UK Police ask for tough new powers
Police last night told Tony Blair that they need sweeping new powers to counter the terrorist threat, including the right to detain a suspect for up to three months without charge instead of the current 14 days.
Senior officers also want powers to attack and close down websites, and a new criminal offence of using the internet to prepare acts of terrorism, to "suppress inappropriate internet usage".
They also want to make it a criminal offence for suspects to refuse to cooperate in giving the police full access to computer files by refusing to disclose their encryption keys.
The police would also like to see much clearer information given to the public about the threat level, the creation of a specialist border security agency and further discussions about the use of phonetap evidence in terrorist cases.
The Association of Chief Police Officers published its list of 11 further changes in the law it wants after meeting Mr Blair and security services chiefs yesterday.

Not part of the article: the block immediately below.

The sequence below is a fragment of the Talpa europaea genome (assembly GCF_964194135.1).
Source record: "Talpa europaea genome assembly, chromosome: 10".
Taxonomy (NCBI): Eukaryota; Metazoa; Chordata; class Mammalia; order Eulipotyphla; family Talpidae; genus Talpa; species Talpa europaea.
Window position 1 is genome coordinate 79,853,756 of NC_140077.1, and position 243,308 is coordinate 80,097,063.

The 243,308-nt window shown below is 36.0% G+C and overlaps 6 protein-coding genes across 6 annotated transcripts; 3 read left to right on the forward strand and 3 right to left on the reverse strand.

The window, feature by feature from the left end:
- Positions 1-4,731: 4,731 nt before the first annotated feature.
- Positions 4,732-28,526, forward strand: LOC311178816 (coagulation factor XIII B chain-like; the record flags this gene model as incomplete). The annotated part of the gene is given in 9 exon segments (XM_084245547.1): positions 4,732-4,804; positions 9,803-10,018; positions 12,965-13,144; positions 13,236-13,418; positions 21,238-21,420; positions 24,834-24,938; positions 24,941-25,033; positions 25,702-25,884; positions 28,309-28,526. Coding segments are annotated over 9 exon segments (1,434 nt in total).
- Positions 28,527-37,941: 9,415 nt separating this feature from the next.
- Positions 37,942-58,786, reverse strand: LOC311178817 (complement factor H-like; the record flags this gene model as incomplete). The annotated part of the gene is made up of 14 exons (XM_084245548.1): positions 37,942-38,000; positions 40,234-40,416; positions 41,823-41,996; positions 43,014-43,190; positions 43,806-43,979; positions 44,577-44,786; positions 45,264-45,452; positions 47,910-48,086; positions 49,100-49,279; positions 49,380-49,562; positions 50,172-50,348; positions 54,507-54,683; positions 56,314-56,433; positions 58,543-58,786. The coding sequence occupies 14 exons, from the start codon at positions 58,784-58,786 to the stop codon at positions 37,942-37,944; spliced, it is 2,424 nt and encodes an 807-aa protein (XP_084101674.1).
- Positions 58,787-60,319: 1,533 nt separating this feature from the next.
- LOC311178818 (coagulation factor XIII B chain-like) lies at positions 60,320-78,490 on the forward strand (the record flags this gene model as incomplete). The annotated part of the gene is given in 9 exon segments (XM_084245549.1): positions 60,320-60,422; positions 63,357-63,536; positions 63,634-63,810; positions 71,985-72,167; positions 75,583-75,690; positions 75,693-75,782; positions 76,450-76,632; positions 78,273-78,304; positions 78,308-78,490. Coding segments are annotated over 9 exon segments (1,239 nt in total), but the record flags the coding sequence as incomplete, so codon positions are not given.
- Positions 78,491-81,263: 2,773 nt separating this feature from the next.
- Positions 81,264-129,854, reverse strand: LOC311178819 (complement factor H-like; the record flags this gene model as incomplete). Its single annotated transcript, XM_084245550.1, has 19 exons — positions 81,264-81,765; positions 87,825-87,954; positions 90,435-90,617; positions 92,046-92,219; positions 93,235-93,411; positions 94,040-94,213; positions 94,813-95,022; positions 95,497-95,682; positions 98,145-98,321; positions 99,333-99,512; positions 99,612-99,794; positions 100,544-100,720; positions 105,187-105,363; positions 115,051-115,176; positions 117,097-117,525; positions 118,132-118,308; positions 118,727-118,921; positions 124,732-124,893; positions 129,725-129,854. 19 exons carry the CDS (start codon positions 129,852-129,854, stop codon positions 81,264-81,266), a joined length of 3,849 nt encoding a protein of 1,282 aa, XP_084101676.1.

MI5 and MI6 wanted yesterday's meeting to discuss Britain's entire counter-terrorism strategy and how to fill the intelligence gaps exposed by the London bombings.
Whitehall officials confirmed that, as reported in yesterday's Guardian, the security and intelligence agencies want a new system of plea bargaining. Convicted terrorists would be given lighter sentences if they supplied information before their trials.
Suspects would be given the chance to provide information in "intelligence-only" interviews and none of the information would be used against them in trials.
Officials also said MI5 was "in principle" in favour of the product of phone taps being used as evidence in trials. What has not been resolved is who would pay for the resources needed to transcribe the tapes in a way that would satisfy defence lawyers, according to counter-terrorism sources.
The prime minister has said he is willing to consider any "gaps in the law" that police and security chiefs identify as a result of the London attacks.